Just like contractors do, a list of private companies can also be accessed via the Earth Facilities screen:
Providing services to contractors and private companies
When setting up a commercial services engagement, you’ll now get six options to choose from. The ones in the top row are contractors, whereas the one in the bottom row are private companies.
Similarly, setting up a modules leasing engagement now presents a dialog with six options, featuring contractors in the top row and private companies in the bottom row:
Providing services to either contractors or private companies gives you a financial reward. In the case of contractors, they also receive experience points (required for them in order to ‘level up’) and, in the case of private companies, they grant you public reputation points, which can be zero or negative, depending on whether the private company has a ‘Neutral’ or ‘Shady’ alignment, respectively.
This adds another interesting decision to make: do you choose a contractor so that they can level up and eventually become better at what they do? Do you choose a ‘Well Respected’ private company, which also provides a reward in terms of prestige points? Or do you choose a ‘Shady’ private company, which doesn’t provide prestige points, but it does provide the greatest financial rewards?
Earth Facilities management, bonuses and Continuous Improvement Programs (CIP)
On top of taking care of your orbital outposts, we’ve now added another decision layer by introducing Earth Facilities management, which allows you to construct a maximum of nine buildings. At the beginning of the game, all nine slots are locked.
In order to construct a building, a slot must be unlocked first:
Which turns it into available:
Selecting an available slot brings up a list of building options, with each one of them providing different bonuses and Continuous Improvement Programs (CIPs):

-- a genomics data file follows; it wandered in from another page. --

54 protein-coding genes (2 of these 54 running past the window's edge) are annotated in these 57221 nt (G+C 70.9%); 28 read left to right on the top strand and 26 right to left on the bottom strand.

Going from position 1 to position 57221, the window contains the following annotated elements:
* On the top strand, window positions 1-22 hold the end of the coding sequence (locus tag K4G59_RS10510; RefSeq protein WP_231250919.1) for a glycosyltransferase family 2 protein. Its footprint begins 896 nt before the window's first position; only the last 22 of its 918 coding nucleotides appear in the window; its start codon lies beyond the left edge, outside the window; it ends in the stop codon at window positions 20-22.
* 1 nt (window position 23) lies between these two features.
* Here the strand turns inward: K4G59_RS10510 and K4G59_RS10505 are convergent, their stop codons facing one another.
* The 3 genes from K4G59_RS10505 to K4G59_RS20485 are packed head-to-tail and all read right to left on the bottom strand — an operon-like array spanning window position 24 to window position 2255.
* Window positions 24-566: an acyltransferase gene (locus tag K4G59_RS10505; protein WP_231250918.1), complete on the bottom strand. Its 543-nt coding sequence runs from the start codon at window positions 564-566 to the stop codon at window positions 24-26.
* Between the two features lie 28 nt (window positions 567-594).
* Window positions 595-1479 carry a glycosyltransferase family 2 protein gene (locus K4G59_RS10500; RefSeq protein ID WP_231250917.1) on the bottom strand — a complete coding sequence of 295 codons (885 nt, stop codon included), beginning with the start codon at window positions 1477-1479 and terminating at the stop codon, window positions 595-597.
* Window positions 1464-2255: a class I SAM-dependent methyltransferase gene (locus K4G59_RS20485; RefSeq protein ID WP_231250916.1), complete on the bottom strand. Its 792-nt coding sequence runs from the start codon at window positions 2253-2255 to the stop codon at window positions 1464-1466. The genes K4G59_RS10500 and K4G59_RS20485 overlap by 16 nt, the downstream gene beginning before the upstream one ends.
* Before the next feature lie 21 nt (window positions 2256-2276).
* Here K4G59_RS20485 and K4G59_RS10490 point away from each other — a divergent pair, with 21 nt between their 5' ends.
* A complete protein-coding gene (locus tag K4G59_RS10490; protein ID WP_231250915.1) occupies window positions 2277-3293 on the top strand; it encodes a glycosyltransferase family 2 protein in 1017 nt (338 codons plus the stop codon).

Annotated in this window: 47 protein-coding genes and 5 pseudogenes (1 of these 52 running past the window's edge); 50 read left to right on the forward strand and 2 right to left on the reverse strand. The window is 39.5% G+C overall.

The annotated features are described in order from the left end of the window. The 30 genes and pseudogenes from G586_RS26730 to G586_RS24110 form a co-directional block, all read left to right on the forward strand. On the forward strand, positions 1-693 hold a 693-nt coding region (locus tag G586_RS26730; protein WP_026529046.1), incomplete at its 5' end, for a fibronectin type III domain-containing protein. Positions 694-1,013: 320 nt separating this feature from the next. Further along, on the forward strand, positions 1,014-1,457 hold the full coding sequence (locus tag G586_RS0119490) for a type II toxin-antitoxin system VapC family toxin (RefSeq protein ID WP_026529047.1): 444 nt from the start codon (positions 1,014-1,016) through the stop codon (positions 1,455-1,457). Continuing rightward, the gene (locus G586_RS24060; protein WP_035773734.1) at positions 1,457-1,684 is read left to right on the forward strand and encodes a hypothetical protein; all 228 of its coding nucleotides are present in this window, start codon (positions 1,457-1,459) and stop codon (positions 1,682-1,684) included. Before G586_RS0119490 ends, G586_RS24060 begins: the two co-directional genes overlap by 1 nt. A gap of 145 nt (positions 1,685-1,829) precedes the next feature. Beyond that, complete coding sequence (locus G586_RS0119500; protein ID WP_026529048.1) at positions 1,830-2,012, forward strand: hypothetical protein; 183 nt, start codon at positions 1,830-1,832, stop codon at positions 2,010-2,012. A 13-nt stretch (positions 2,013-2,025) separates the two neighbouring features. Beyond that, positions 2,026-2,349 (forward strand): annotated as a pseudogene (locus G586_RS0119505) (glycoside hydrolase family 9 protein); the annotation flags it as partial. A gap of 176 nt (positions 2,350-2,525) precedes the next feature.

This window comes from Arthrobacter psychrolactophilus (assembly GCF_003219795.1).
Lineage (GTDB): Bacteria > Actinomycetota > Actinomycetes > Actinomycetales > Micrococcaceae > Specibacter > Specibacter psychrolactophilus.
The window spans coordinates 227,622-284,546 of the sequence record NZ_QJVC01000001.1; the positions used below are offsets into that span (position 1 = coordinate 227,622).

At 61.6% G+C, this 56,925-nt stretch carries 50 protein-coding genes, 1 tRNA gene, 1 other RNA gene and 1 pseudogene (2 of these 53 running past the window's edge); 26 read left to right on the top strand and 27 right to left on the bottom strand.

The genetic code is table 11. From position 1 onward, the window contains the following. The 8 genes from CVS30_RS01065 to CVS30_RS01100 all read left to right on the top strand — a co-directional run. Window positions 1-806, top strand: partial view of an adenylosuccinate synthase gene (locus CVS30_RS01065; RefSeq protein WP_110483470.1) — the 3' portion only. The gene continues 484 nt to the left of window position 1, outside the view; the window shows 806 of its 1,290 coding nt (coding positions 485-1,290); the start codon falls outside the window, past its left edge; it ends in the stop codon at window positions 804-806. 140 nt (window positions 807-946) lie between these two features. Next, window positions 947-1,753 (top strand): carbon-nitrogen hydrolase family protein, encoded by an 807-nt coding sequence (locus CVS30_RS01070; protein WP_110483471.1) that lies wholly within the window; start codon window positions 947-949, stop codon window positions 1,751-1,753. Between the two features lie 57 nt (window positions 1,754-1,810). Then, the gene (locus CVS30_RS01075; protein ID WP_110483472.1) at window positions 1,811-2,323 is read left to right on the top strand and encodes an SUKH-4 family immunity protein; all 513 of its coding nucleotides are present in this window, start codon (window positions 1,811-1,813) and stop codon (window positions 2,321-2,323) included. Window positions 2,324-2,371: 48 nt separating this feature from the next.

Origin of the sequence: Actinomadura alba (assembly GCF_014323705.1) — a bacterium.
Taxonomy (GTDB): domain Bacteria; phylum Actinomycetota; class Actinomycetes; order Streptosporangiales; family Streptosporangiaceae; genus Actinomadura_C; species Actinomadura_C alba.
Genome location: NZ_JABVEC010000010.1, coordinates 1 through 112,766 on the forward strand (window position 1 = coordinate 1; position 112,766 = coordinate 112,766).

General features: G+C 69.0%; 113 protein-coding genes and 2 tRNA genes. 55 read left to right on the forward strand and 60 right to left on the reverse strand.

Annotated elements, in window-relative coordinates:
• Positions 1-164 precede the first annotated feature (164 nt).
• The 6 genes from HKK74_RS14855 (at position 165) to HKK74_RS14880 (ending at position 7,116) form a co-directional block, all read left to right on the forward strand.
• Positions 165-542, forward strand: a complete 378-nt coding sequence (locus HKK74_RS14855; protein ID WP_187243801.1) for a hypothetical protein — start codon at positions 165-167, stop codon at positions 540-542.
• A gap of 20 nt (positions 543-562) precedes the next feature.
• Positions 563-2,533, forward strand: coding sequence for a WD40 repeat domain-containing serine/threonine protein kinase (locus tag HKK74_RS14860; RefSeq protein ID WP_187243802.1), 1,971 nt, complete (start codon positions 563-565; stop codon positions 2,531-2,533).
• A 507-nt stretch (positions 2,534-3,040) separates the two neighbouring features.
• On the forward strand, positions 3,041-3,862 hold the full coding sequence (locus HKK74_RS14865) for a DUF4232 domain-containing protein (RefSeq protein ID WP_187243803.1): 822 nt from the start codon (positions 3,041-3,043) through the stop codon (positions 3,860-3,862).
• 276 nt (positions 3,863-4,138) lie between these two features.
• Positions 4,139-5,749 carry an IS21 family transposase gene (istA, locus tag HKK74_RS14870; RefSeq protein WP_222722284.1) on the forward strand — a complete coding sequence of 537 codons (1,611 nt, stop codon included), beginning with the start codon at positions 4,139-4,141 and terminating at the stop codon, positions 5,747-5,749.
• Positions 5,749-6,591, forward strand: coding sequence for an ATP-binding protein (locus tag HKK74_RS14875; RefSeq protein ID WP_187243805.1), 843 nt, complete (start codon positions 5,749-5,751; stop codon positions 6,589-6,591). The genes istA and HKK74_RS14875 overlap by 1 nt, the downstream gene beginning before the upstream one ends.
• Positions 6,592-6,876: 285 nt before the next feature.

There are fourteen buildings to choose from, and only nine available slots. Existing buildings can be demolished -for a cost- in order to make room for other ones, but doing so removes the effect of their bonuses, so make sure you plan accordingly.
In order to enable a bonus slot, you need to assign an astronaut to it that possesses a relevant special skill. For example, in order to apply a permanent reduction cost to all modules by 20%, you’ll require an astronaut skilled in ‘Processes Optimization’. The caveat is that astronauts assigned to bonus slots must remain assigned for at least 52 weeks, which makes the planning a lot more interesting.
Continuous Improvement Programs (CIPs) are useful in order to improve an attribute of an astronaut, a space station module or a resupply spacecraft. They can also be used in order to enable more options and capabilities. For example, the ‘Research Division’ facility has a CIP that allows you to enable a capability for selling research points in exchange of funds and viceversa. This CIP needs to be run only once in order to make this feature available, although there’s another CIP that reduces the cooldown period for using this exchange feature:
Other examples of improving functionality via a CIP include the modules leasing slots, which can be unlocked via the ‘Modules Leasing Management Center’:
Astronauts morale and new special skills
Happy astronauts are productive astronauts (and they are less likely to leave our company). We’ve implemented a morale system that keeps track of the level of engagement of each astronaut, which is affected by various events such as receiving training, visiting the station, participating in a successful module repair, etc. The morale level is represented by a coloured bar below the astronaut’s portrait and, by pressing the information button, you can access a panel that shows a detail of all the events that have affected the morale.
In order to have meaningful special skills associated to the various bonus requirements in the Earth Facilities, we’ve expanded the list of possible special skills to twenty-seven, added a basic description for each one of them and improved the UX of the special skills selection dialog.
Last but not least, we’ve added a variety of random events affecting different aspects of the company such as the LEO station, space station modules, the commercial goods market, and astronauts. These random events add a bit of spice into the game, making each playthrough unique.
We hope you enjoyed reading about all these new features. Some of these systems are quite complex and took a while to properly implement, but we’re very pleased with the results and we definitely think Space Station Designer is becoming a much better game because of them. Don’t hesitate to get in contact with us if you want to try them out before they become available in the next public build. And if you have any comments, drop us a line in the Steam forums. See you next time!